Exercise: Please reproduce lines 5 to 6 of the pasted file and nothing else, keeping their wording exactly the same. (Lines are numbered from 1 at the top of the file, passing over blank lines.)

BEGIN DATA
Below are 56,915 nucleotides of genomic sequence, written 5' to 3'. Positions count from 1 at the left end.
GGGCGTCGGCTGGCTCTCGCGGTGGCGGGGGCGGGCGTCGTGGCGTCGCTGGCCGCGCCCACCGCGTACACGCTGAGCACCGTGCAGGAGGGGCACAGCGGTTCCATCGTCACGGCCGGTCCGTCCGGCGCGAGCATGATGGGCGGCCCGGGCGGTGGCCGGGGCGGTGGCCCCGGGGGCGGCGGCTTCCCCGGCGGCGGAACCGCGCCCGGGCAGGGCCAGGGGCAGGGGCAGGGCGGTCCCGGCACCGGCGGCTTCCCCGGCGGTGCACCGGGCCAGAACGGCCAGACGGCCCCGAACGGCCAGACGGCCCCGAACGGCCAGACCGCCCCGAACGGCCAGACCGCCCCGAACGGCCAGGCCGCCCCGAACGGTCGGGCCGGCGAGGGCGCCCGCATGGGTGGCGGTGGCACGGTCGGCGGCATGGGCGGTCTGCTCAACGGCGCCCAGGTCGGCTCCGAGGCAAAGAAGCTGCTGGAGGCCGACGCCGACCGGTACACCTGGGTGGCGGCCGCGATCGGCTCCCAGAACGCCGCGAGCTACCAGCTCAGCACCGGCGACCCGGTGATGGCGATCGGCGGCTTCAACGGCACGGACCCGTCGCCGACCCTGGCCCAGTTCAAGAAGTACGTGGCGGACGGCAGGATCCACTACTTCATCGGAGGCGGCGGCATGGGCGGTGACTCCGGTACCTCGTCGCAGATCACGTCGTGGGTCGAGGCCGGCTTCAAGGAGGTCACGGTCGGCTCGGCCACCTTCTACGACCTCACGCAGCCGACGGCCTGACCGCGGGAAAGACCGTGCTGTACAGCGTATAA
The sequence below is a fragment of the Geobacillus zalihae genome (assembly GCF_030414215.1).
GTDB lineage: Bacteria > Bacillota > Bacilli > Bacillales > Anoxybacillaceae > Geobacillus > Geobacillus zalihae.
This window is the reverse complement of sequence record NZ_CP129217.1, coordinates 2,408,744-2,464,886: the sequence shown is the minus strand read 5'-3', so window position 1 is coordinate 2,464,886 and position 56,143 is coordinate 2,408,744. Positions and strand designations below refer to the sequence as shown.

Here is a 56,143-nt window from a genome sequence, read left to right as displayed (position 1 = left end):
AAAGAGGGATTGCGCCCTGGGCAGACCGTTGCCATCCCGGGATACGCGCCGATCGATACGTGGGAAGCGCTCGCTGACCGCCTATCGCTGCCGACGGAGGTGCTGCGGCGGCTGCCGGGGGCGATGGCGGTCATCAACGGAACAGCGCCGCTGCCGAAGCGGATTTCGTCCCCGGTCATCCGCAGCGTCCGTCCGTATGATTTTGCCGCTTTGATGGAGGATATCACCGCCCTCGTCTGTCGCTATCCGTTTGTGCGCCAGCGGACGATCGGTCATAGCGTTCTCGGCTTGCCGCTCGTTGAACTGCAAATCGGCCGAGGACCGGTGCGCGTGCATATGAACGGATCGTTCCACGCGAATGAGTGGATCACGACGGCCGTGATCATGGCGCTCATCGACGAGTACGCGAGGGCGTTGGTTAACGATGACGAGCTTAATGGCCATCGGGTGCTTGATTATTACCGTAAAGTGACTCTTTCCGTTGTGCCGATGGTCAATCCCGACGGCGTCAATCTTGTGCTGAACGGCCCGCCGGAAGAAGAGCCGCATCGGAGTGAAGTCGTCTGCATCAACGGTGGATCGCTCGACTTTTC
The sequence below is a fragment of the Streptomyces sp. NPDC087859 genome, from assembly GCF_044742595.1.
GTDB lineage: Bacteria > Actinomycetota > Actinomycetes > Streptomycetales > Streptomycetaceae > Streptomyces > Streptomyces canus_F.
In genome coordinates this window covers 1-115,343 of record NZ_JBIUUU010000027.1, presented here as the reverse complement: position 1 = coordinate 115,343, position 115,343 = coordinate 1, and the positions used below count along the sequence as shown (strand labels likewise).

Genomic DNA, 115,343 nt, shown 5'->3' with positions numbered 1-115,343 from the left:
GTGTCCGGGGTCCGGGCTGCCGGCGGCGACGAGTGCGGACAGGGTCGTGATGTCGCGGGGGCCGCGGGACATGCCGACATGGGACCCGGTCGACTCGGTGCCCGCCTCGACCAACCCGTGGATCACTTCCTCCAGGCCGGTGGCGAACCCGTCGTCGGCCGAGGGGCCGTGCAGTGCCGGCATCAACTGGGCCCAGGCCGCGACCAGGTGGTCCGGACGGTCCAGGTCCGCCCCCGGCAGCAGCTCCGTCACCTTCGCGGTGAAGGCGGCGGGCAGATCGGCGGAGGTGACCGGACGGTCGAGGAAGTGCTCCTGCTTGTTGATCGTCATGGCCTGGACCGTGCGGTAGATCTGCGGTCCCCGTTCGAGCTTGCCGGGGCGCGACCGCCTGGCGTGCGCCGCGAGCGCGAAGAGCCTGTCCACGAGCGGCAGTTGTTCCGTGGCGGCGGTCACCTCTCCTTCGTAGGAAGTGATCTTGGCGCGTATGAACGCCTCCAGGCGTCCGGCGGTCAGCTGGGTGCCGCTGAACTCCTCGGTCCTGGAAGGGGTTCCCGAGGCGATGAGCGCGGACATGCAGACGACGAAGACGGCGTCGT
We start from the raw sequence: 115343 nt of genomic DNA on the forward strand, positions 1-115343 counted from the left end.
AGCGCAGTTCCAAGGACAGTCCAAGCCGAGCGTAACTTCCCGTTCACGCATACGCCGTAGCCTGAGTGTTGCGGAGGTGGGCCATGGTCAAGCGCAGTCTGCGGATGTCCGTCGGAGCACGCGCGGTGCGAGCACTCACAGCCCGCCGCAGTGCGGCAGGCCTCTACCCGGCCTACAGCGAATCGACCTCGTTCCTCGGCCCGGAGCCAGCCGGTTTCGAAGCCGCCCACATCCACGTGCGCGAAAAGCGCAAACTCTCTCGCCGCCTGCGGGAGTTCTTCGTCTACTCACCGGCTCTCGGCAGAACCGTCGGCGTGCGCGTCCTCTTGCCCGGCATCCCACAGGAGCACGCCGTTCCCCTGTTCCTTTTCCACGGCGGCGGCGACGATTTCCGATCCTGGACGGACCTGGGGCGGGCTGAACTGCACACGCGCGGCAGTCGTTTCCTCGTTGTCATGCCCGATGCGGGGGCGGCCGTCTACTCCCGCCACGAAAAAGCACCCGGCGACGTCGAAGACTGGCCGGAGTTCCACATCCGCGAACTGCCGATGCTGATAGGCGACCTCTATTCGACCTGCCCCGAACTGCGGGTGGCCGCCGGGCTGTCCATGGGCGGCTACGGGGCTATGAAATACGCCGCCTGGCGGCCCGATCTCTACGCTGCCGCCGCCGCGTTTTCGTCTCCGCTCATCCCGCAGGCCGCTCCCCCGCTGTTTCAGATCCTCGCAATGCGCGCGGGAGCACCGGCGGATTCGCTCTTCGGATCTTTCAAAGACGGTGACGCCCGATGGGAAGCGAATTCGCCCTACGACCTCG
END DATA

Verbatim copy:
This window is the reverse complement of sequence record NZ_CP129217.1, coordinates 2,408,744-2,464,886: the sequence shown is the minus strand read 5'-3', so window position 1 is coordinate 2,464,886 and position 56,143 is coordinate 2,408,744. Positions and strand designations below refer to the sequence as shown.

Here is a 56,143-nt window from a genome sequence, read left to right as displayed (position 1 = left end):